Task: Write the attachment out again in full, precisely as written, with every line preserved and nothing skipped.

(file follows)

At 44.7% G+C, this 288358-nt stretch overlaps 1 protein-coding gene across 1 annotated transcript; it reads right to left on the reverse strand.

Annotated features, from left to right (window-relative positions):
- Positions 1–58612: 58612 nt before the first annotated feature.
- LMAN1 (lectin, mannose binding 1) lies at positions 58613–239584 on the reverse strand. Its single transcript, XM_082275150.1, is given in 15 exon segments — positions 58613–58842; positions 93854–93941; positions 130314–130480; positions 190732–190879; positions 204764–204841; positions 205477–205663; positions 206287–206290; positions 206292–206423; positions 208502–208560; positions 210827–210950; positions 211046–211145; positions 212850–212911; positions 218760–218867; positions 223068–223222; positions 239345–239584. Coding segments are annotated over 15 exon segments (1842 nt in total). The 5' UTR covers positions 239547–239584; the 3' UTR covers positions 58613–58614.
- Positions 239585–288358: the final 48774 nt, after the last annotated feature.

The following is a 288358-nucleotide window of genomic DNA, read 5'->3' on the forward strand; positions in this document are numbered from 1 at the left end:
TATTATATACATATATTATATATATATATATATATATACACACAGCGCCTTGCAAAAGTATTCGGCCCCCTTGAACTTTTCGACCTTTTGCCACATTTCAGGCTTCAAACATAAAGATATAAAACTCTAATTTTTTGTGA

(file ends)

At 44.7% G+C, this 288358-nt stretch overlaps 1 protein-coding gene across 1 annotated transcript; it reads right to left on the reverse strand.

Annotated features, from left to right (window-relative positions):
- Positions 1–58612: 58612 nt before the first annotated feature.
- LMAN1 (lectin, mannose binding 1) lies at positions 58613–239584 on the reverse strand. Its single transcript, XM_082275150.1, is given in 15 exon segments — positions 58613–58842; positions 93854–93941; positions 130314–130480; positions 190732–190879; positions 204764–204841; positions 205477–205663; positions 206287–206290; positions 206292–206423; positions 208502–208560; positions 210827–210950; positions 211046–211145; positions 212850–212911; positions 218760–218867; positions 223068–223222; positions 239345–239584. Coding segments are annotated over 15 exon segments (1842 nt in total). The 5' UTR covers positions 239547–239584; the 3' UTR covers positions 58613–58614.
- Positions 239585–288358: the final 48774 nt, after the last annotated feature.

The following is a 288358-nucleotide window of genomic DNA, read 5'->3' on the forward strand; positions in this document are numbered from 1 at the left end:
TATTATATACATATATTATATATATATATATATATATACACACAGCGCCTTGCAAAAGTATTCGGCCCCCTTGAACTTTTCGACCTTTTGCCACATTTCAGGCTTCAAACATAAAGATATAAAACTCTAATTTTTTGTGA